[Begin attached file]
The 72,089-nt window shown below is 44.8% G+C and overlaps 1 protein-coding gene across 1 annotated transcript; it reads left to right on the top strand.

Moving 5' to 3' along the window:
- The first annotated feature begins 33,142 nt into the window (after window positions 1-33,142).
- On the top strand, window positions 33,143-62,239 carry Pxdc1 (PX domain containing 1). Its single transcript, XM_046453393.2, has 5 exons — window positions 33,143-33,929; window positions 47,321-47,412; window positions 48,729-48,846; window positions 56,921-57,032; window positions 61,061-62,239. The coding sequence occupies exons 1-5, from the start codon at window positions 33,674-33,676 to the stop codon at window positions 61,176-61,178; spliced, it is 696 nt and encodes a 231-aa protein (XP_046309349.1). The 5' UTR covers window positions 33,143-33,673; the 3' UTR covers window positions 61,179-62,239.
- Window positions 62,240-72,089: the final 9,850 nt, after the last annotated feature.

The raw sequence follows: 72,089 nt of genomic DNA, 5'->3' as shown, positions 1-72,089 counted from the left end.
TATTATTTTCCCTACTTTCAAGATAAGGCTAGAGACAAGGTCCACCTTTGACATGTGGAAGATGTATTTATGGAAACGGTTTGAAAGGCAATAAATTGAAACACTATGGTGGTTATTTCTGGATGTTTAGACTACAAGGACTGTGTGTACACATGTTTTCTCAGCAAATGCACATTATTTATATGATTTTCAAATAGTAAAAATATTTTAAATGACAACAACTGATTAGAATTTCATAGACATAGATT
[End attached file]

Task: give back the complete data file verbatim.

The 72,089-nt window shown below is 44.8% G+C and overlaps 1 protein-coding gene across 1 annotated transcript; it reads left to right on the top strand.

Moving 5' to 3' along the window:
- The first annotated feature begins 33,142 nt into the window (after window positions 1-33,142).
- On the top strand, window positions 33,143-62,239 carry Pxdc1 (PX domain containing 1). Its single transcript, XM_046453393.2, has 5 exons — window positions 33,143-33,929; window positions 47,321-47,412; window positions 48,729-48,846; window positions 56,921-57,032; window positions 61,061-62,239. The coding sequence occupies exons 1-5, from the start codon at window positions 33,674-33,676 to the stop codon at window positions 61,176-61,178; spliced, it is 696 nt and encodes a 231-aa protein (XP_046309349.1). The 5' UTR covers window positions 33,143-33,673; the 3' UTR covers window positions 61,179-62,239.
- Window positions 62,240-72,089: the final 9,850 nt, after the last annotated feature.

The raw sequence follows: 72,089 nt of genomic DNA, 5'->3' as shown, positions 1-72,089 counted from the left end.
TATTATTTTCCCTACTTTCAAGATAAGGCTAGAGACAAGGTCCACCTTTGACATGTGGAAGATGTATTTATGGAAACGGTTTGAAAGGCAATAAATTGAAACACTATGGTGGTTATTTCTGGATGTTTAGACTACAAGGACTGTGTGTACACATGTTTTCTCAGCAAATGCACATTATTTATATGATTTTCAAATAGTAAAAATATTTTAAATGACAACAACTGATTAGAATTTCATAGACATAGATT